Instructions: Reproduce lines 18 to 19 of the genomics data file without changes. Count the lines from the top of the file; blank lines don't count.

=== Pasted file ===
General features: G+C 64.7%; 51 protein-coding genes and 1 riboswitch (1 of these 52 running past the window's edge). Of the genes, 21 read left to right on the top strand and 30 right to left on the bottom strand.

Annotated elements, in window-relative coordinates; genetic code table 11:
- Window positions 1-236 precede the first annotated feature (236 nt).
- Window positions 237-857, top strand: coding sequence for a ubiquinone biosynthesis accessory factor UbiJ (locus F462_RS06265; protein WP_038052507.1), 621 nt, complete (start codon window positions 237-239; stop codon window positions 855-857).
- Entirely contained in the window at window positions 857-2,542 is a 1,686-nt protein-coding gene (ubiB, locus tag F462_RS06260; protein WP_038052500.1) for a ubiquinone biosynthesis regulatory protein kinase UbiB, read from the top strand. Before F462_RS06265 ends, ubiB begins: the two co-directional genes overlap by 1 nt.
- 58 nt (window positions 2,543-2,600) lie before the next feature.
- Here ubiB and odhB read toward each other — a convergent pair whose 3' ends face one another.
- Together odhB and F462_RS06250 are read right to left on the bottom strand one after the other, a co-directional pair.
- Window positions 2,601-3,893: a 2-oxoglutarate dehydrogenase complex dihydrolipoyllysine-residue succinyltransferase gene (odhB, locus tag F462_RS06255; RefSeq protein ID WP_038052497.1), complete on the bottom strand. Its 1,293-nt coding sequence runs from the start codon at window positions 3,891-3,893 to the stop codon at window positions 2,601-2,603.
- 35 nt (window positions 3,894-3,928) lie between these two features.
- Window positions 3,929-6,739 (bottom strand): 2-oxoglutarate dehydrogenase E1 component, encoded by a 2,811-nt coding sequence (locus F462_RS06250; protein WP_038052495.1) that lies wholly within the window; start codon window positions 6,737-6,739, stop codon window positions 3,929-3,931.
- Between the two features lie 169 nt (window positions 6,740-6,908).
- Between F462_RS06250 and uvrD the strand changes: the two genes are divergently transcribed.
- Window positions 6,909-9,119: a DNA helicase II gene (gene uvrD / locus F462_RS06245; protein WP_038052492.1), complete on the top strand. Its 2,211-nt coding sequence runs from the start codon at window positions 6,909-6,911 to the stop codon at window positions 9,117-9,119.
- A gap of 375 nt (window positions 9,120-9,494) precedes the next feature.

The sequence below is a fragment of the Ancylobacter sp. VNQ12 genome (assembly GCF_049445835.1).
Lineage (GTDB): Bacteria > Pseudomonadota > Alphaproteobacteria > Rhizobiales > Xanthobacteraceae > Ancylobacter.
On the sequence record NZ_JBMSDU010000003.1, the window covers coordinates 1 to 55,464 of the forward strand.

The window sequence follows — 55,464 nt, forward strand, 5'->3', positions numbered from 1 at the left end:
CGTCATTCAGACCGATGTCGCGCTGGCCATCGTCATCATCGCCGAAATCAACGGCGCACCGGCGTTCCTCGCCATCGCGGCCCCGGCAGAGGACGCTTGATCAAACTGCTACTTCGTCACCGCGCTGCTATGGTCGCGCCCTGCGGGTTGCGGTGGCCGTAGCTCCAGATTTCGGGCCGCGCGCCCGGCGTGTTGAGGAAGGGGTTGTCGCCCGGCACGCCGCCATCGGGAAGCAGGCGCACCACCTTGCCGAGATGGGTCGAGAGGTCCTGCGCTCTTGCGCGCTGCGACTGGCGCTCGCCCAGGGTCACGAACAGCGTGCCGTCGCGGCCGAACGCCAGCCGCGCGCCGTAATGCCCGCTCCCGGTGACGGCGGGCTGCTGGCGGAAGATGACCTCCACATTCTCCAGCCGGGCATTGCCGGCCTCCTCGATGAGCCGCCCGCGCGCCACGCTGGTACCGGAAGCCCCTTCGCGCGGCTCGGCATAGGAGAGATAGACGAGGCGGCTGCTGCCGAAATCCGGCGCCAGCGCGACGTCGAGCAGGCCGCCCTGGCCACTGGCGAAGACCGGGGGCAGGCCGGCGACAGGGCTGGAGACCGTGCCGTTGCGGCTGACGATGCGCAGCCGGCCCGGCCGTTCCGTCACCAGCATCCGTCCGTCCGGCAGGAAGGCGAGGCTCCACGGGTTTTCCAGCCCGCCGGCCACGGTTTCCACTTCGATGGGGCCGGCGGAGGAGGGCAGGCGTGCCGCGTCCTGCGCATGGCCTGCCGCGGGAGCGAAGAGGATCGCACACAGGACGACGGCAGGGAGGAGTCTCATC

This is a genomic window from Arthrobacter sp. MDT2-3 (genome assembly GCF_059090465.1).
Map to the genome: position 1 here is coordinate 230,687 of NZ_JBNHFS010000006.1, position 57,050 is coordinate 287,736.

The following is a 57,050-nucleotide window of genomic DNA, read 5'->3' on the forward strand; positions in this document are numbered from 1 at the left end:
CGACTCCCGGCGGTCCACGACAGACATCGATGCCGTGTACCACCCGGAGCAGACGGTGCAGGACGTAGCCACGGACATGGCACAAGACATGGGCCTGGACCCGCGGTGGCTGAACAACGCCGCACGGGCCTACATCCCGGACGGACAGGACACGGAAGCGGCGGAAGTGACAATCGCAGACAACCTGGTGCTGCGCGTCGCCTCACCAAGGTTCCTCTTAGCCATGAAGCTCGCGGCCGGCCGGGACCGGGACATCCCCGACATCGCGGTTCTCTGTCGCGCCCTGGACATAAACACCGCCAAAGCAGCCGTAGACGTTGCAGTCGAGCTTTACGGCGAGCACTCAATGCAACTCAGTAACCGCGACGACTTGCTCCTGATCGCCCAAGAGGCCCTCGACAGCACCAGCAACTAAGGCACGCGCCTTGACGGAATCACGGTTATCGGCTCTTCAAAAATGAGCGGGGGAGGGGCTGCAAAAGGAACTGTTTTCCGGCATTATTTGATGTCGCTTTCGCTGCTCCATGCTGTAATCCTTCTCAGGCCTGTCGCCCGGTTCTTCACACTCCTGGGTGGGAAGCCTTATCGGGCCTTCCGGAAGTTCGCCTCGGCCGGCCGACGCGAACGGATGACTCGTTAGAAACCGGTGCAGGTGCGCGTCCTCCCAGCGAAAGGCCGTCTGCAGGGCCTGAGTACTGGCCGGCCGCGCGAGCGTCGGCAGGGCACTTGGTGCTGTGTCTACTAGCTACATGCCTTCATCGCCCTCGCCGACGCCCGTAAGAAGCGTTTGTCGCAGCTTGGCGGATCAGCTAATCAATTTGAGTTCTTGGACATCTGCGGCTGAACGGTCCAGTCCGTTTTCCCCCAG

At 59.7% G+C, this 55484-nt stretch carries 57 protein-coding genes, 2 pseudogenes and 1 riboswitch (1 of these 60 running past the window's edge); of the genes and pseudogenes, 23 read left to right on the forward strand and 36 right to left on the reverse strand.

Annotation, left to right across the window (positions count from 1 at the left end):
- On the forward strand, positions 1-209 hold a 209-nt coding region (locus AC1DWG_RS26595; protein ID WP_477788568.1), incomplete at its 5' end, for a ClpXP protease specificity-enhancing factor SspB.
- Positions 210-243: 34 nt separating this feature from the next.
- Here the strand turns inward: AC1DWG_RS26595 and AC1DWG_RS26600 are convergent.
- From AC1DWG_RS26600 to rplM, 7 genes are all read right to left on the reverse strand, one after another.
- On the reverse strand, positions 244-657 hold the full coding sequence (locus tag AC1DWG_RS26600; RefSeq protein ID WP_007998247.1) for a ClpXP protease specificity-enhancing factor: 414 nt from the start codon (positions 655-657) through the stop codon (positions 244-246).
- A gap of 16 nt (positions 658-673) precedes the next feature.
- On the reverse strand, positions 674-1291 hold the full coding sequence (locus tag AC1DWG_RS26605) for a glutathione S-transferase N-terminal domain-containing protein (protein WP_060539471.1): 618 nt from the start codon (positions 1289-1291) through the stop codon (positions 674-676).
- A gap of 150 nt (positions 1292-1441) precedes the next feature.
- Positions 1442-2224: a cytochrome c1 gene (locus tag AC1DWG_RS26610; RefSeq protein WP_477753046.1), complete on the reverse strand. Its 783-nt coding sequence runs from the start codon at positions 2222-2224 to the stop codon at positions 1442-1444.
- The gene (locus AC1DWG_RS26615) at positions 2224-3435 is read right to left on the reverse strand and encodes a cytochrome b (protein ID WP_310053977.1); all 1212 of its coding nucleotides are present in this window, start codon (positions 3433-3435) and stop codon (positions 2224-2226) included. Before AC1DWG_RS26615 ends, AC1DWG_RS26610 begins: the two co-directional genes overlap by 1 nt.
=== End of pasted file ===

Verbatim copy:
On the sequence record NZ_JBMSDU010000003.1, the window covers coordinates 1 to 55,464 of the forward strand.

The window sequence follows — 55,464 nt, forward strand, 5'->3', positions numbered from 1 at the left end: